#3 Comment By Kevin Koernig ’05 On June 7, 2004 @ 1:58 pm

First of all, I would definitely put my money on the guy with the concealed carry permit over the criminal in a gunfight. There may be a few exceptions, but in just about every state that has concealed carry you need to go through mandatory gun training to get a permit. I doubt that your average criminal with a gun has gone through any significant gun training, mostly because their gun is likely illegal. They aren’t just going to walk into a range with an illegal gun and take some target practice. Fortunately for them, you don’t need to be a particularly good shot when your victim does not have a gun.

As for why these laws are always concealed carry, I think Shimon pretty accurately describes the situation. I’m a big gun rights supporter, but I definitely don’t want a world where people walk down the street with shotguns over their shoulders. The point of concealed carry is to give citizens the ability to carry a weapon to defend themselves if it comes to that. That is why the weapons is supposed to be hidden. It is not meant to be displayed as a threat, but rather held back as something that can be used if the situation calls for it. The deterrent effect is there just as well under concealed carry, and in fact it may even be greater for the general populace. If any person on the street might be carrying a gun, you will have much more timid criminals and a lot of people who might otherwise have thought that a life of crime was a reasonable career path thinking about trying something else. There is a reason, after all, why Britain’s violent crime rate, including gun crimes, has skyrocketed to be well above the America’s since all handguns were confiscated in 1997, just as there is a reason why Washington DC, where no one is allowed to carry a gun legally, is known as the Murder Capital with its incredibly high gun crime rate.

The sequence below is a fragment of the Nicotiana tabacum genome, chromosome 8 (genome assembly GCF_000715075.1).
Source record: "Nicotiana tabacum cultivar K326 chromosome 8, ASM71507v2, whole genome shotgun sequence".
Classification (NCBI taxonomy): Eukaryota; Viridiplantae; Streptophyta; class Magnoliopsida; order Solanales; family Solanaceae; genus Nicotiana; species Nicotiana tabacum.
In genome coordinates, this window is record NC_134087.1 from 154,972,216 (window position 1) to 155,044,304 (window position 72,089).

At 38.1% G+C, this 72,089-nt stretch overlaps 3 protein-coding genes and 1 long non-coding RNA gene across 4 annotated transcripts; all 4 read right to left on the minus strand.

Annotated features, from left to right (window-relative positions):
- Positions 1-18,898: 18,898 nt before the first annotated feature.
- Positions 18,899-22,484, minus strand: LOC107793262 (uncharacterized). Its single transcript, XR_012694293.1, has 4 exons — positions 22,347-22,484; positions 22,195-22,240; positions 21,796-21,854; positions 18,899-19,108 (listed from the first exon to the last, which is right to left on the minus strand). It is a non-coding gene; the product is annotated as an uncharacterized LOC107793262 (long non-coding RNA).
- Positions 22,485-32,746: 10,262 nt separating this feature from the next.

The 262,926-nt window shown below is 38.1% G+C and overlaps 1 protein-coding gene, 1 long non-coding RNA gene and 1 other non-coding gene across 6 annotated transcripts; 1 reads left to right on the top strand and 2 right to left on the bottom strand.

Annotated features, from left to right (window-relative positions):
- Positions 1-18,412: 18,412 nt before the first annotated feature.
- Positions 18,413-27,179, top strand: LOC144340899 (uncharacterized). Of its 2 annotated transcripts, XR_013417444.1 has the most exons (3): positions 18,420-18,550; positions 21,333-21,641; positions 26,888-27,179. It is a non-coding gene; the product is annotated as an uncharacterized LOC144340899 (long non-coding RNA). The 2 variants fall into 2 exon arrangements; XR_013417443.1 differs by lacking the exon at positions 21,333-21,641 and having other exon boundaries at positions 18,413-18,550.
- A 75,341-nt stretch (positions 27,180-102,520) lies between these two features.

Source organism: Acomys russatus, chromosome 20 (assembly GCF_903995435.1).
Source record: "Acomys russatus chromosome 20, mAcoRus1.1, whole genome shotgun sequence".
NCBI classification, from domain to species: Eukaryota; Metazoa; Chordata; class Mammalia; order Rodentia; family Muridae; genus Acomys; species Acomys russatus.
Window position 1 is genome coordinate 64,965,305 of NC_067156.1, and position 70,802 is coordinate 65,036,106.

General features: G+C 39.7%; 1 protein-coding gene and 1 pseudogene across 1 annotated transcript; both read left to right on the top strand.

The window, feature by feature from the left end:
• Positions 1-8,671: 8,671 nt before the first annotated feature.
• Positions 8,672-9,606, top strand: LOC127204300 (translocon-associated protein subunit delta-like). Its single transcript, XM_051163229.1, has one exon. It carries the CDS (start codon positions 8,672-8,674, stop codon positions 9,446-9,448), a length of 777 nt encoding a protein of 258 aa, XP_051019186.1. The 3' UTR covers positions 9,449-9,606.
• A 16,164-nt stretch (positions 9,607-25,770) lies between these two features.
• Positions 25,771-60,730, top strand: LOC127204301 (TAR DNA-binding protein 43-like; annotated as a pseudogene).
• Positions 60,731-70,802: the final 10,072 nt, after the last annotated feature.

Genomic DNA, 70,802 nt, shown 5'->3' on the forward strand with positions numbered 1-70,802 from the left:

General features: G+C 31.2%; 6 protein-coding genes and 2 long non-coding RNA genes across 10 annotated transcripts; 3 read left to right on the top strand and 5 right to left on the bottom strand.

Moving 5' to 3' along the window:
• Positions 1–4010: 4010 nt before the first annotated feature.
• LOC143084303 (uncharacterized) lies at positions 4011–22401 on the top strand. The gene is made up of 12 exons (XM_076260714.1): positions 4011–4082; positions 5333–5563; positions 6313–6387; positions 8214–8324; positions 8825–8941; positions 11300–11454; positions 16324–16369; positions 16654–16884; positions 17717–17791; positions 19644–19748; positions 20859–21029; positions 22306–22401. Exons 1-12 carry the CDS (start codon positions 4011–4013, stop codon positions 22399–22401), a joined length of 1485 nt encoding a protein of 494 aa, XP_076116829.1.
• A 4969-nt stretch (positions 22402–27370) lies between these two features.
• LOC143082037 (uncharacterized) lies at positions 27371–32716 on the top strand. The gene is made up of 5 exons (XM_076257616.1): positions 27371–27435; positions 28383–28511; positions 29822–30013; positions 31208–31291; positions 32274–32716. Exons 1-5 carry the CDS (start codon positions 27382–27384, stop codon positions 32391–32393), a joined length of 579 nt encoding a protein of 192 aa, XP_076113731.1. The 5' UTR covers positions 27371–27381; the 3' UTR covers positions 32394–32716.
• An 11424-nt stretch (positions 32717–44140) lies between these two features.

Anyway, I think the thing that bugs me the most about Eric’s position is that it contains an element of one of the central ideas among gun control advocates, that having more guns around automatically yields more deaths. First of all, this definitely has not been proven by any studies. In fact, the CDC recently surveyed 51 major studies of the effects of gun laws, and found no evidence that gun laws reduce violent crime. As I stated, to get concealed carry you must be well trained, and your average gun owner is also very likely to practice with his weapon and know what he is doing. Add that to the fact that most criminals do not want to get shot, and the result is that around 95% of gun use for self defense is non-violent. So in the case Eric brings up, there would likely be no hail of bullets or vigilante justice, but rather an individual drawing his gun and using the threat of force to stop the criminal without firing a shot. In the other 5% of cases, innocent victims are not mowed down in the crossfire. For a good source of news stories about gun use in self defense, check out Operation Self Defense (http://www.keepandbeararms.com/opsd/), which tracks and links to news stories on the subject.

Of course, the other part of Eric’s argument that I don’t like is the idea that we should all strike some sort of bargain with criminals. They can enter our homes, terrorize us, and steal our property at will, and in exchange for our not having guns to resist them they probably won’t kill us. That may sound like a good idea to you, but I’m not a fan of it. All I am asking is that you at least leave me an option. You want to not have a gun and hope that saves lives, that’s fine with me. Just respect my right to protect myself, my family, and my home with a gun. Personally, I’d much rather live in a country that keeps the option open, so that any criminal will always have to wonder whether the home or person he is attacking is capable of resisting in the strongest possible way.